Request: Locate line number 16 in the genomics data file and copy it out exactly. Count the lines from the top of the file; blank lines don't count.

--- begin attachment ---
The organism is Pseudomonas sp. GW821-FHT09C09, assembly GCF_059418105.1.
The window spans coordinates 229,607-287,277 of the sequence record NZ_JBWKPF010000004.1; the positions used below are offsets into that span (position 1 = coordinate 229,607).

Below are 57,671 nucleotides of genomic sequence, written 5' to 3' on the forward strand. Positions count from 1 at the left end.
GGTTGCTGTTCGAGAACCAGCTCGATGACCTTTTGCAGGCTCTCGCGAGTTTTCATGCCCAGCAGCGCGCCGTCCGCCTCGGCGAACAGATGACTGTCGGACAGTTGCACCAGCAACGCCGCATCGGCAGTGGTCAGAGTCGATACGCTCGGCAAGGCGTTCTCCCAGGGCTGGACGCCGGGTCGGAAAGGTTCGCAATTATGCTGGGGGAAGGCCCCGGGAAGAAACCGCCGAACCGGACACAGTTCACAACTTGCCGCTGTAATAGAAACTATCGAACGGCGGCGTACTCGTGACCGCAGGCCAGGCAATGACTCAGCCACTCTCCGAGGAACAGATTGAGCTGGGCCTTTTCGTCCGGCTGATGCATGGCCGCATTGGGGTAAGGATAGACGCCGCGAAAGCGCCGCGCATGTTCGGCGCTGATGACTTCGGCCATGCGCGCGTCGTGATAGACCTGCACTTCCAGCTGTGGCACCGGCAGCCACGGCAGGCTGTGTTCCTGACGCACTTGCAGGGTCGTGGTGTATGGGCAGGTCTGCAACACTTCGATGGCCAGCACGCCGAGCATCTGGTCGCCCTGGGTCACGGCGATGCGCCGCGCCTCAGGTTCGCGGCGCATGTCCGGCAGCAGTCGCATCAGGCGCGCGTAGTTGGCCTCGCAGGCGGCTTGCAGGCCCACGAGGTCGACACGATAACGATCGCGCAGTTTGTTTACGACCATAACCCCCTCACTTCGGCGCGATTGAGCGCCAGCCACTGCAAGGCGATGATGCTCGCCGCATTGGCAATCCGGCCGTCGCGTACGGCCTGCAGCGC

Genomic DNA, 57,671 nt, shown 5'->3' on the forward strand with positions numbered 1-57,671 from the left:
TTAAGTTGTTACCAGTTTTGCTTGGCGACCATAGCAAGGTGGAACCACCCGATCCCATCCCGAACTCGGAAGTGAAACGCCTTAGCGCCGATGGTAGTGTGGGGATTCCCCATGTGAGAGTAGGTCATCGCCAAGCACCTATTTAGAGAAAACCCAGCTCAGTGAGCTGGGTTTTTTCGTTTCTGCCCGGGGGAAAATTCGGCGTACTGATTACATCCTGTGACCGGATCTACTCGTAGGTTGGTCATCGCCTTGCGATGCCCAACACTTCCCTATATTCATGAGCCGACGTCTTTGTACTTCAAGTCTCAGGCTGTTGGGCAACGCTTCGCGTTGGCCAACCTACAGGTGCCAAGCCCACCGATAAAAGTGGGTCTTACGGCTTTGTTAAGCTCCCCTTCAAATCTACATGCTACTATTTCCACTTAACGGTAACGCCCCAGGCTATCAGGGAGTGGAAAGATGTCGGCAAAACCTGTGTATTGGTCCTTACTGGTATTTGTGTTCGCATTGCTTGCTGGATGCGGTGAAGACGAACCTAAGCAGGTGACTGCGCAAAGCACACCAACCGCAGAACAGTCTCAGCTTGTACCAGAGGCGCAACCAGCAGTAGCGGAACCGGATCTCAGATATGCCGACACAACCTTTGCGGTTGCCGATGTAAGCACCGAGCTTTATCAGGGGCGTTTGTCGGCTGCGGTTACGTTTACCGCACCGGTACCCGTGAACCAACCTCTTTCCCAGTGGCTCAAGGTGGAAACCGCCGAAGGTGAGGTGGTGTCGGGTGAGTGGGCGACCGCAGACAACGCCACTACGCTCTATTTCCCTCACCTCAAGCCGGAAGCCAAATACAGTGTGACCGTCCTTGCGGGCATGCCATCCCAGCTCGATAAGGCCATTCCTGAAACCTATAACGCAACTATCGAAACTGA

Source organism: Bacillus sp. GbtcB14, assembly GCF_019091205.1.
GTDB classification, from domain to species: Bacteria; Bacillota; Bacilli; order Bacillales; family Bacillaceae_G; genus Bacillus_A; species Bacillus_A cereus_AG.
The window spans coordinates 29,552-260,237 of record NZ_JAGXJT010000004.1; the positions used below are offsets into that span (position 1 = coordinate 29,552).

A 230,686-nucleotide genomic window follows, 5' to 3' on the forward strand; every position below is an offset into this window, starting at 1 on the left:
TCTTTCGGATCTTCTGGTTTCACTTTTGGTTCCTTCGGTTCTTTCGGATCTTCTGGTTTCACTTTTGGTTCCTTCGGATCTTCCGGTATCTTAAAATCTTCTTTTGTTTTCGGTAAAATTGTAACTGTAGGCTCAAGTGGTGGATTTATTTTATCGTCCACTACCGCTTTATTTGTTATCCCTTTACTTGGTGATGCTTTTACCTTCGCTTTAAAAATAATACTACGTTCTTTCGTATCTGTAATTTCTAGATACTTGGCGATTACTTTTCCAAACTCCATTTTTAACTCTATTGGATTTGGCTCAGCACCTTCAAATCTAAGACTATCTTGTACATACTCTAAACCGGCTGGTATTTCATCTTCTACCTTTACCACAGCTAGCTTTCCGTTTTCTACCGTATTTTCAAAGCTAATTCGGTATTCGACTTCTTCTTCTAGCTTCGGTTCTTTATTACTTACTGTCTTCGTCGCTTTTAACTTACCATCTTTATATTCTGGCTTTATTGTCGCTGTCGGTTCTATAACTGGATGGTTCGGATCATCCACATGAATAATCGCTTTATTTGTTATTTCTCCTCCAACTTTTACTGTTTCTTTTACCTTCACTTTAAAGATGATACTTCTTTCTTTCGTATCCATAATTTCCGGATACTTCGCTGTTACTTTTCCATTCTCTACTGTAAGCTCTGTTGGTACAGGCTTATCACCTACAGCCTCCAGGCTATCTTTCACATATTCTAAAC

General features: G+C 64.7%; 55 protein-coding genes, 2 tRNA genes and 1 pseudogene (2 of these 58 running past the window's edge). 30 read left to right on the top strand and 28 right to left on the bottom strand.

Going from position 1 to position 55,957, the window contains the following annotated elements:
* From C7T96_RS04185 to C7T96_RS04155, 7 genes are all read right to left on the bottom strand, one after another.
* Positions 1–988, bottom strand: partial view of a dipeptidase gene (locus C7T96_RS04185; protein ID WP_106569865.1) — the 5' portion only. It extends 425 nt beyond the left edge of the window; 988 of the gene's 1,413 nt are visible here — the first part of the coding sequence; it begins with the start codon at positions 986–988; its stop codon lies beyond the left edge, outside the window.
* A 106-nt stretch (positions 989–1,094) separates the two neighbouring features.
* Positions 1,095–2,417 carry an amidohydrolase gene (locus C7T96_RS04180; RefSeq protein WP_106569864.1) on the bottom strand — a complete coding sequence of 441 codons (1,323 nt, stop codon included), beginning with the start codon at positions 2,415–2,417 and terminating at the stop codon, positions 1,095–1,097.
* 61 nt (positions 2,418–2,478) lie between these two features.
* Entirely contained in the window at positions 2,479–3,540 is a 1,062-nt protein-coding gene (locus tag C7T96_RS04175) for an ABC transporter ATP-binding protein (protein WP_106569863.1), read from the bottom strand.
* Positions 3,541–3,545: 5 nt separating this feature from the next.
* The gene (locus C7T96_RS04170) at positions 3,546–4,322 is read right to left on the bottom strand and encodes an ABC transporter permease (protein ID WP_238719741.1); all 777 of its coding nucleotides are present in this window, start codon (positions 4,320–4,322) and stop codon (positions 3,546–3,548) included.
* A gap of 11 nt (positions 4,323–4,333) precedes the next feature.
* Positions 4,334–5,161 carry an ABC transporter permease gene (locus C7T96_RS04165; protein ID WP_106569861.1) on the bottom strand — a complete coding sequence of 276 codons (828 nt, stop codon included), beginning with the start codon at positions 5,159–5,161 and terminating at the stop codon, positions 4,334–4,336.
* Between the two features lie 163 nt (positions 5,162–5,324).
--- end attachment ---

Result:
* A 106-nt stretch (positions 989–1,094) separates the two neighbouring features.